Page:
This echoes the strident remarks made last weekend by Erdogan’s former deputy prime minister and the current number two in the president’s ruling AK Party, in which he asserted that the battle at Kobani was essentially just terrorists fighting terrorists. It also follows last week’s resumption of Turkish airstrikes against the PKK Kurdish fighters in Turkey after two years of peace.

That, combined with the embarrassing reversal on Turkish airbase use for the Syrian campaign a week ago, appears to have served as a breaking point for the United States on trying to placate Turkey on American policy on Syria’s Kurds, because there was another big shift in addition to the supply drops:

[Erdogan] made the comment days after the United States said it held its first direct talks with the Syrian Kurdish political party the Kurdish Democratic Union Party, which is tied to the Kurdish fighters in Kobani.

The Democratic Union Party (PYD) was formed in 2003 by the Syrian Kurdish backers of the PKK in Turkey, about five years after Syria’s Hafez al-Assad regime switched from supporting the the PKK to supporting the Turkish government and ejected the PKK from Syrian territory. During the current civil war, the PYD emerged as the central government structure of the increasingly independent Syrian Kurdistan in the country’s north, an area called “Rojava” or “Western Kurdistan” (eastern Kurdistan being the Iraqi and Iranian areas of Kurdish populations).

Because of their affiliation with the PKK against Turkey, the United States and the rival Kurdish political parties in Iraq had kept their distance from the PYD and their fighters (known as the YPG), but the threat of ISIS increasingly forced everyone toward a fork in the road on whether to embrace them or leave them behind. Turkey’s government appears to have taken the latter path, while the United States is choosing the former. (The Iraqi Kurdish Regional Government is still more on the fence. Despite yesterday’s aid to Kobani, they have complained as recently as last week that they don’t want to help the PYD because they might be allied with Bashar al-Assad, a dubious albeit vaguely plausible allegation that periodically circulates.)

Given the YPG’s vital help earlier this summer in relieving the ISIS siege of the Yazidis on Mount Sinjar in Iraq, helping the Kurdish fighters at Kobani is only fair. Moreover, the Kurdish paramilitaries in Syria remain one of the most reliably US-friendly militant groups in the country’s civil war, and the United States can ill afford to abandon any friends there now.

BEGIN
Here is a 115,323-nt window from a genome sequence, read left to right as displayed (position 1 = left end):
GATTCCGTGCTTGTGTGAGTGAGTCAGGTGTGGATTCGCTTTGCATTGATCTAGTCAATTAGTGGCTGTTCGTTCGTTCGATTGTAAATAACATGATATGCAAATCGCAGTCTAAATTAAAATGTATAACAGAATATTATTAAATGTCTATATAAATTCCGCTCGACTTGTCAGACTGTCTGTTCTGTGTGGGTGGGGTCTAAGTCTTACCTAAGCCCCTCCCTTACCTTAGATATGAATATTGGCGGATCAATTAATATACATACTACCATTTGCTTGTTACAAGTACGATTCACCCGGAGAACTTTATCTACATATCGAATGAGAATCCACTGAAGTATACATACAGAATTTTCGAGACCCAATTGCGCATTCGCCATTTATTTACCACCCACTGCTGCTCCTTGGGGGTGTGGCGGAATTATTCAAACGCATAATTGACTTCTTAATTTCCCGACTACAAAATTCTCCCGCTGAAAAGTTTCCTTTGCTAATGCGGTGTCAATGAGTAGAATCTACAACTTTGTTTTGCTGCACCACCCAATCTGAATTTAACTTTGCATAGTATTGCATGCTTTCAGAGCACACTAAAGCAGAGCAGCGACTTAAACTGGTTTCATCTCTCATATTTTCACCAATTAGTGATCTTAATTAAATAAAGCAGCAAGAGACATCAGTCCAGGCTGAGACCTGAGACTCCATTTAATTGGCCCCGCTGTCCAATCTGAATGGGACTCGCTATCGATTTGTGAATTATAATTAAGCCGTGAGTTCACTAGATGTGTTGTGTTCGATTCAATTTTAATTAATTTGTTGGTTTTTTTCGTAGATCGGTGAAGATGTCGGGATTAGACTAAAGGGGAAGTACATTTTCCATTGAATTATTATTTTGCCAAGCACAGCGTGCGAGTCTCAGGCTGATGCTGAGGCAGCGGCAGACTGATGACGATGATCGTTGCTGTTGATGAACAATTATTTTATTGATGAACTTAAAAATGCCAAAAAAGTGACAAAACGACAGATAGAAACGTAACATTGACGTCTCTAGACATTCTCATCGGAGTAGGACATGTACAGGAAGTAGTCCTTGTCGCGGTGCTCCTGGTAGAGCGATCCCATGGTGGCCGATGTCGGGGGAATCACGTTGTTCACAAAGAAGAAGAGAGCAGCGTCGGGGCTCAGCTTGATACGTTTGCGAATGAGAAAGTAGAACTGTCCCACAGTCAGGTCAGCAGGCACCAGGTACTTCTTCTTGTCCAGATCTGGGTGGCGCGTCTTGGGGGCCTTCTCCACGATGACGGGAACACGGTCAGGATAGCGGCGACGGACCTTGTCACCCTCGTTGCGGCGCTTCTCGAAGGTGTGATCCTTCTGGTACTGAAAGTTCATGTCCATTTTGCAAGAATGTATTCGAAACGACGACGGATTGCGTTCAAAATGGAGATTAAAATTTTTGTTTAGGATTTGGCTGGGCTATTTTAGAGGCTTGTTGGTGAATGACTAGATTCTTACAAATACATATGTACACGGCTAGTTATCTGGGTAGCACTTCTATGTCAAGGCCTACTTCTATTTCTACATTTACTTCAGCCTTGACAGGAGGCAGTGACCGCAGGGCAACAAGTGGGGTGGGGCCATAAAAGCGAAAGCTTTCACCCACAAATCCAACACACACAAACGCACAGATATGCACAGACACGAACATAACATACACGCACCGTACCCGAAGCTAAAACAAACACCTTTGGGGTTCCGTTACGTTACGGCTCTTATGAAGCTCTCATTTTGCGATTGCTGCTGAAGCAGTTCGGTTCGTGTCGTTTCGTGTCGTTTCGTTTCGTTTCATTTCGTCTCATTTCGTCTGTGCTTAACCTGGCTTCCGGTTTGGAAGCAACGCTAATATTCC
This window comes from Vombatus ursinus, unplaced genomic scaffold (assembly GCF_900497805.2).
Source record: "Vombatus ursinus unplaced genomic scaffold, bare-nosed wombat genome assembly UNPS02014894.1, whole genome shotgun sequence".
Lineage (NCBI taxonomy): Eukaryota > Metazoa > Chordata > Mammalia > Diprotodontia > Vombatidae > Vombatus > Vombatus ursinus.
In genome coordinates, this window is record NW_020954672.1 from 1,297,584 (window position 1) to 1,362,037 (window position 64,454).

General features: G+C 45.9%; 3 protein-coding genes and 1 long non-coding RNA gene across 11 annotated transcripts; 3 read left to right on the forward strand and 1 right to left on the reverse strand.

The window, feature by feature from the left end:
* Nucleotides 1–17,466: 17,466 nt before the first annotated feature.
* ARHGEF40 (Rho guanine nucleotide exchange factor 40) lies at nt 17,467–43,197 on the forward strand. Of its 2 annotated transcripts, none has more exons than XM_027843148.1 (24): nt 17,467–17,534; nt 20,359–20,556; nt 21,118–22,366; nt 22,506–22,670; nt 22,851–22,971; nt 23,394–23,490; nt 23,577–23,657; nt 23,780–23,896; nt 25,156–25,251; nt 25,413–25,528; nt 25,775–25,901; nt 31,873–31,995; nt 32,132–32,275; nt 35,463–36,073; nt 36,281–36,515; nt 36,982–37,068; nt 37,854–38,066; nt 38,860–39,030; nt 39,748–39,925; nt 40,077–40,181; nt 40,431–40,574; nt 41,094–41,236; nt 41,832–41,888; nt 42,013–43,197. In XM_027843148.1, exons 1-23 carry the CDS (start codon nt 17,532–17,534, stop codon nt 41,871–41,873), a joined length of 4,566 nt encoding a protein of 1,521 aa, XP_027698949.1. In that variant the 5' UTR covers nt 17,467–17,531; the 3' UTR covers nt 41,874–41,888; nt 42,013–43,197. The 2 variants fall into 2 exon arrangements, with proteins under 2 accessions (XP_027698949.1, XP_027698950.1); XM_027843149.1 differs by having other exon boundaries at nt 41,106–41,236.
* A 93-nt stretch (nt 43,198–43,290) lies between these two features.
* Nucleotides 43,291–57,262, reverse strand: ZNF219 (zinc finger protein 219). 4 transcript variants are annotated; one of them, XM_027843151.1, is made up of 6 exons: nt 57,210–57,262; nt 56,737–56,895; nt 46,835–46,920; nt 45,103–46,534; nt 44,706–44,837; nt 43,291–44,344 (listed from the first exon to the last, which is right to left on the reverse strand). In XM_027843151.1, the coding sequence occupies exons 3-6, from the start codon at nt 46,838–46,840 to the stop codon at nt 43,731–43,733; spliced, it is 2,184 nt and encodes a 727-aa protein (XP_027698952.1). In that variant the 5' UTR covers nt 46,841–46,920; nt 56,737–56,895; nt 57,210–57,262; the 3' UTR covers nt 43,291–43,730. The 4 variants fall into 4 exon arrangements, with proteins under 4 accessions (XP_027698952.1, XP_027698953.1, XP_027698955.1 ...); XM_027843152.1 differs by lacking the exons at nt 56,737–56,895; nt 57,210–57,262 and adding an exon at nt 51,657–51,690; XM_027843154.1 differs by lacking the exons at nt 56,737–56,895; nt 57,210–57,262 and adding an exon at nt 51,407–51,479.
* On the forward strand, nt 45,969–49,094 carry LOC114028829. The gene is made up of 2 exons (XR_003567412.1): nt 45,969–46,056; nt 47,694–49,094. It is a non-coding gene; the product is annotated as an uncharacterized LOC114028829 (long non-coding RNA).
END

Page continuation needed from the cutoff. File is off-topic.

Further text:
With the United States now directly talking to Kurdish leaders in Kobani in real time, coalition efforts to lift the siege at Kobani should make much more progress. As I noted previously, it seemed that Turkey’s obstruction and opposition to anyone coordinating with YPG fighters directly was a major impediment to military support at Kobani:

Not only has Turkey still not let coalition planes use airbases close to Kobani — which would make it much easier to reach to offer air support — but Turkey appears to be discouraging the US from talking to Syrian Kurd commanders on the ground to gain real-time intelligence. This may be why coalition airstrikes have been so limited and ineffective at Kobani: there are no spotters on the ground to report rapidly shifting targets for American planes. In contrast, the airstrikes have been much more effective in breaking Iraqi sieges at Sinjar and Amirli in part because the US has a much stronger and pre-existing, working relationship with the anti-ISIS commanders on the ground, particularly within Iraq’s Kurdish Regional Government’s paramilitaries.

The US, of course, is also more focused on broader strategic targets that will break ISIS overall, not just at Kobani […] But relief airstrikes have occurred in Iraq at several key points, which implies that if the United States had more ability to break the siege at Kobani, they would do so. A lot of that impediment seems to hinge on Turkey’s vacillation regarding how to handle the situation at Kobani (and its unwillingness to work with the Syrian Kurdish fighters or let the US work with them).

Already we have seen US airstrikes on ISIS at Kobani hit with more frequency and more accuracy in the past several days as YPG commanders provide targeting coordinates to American bombers.

We may well be witnessing the emergence of another far-reaching Middle Eastern alliance between the United States and a minority quasi-government with a large paramilitary.


With airstrikes, Turkey-PKK ceasefire apparently over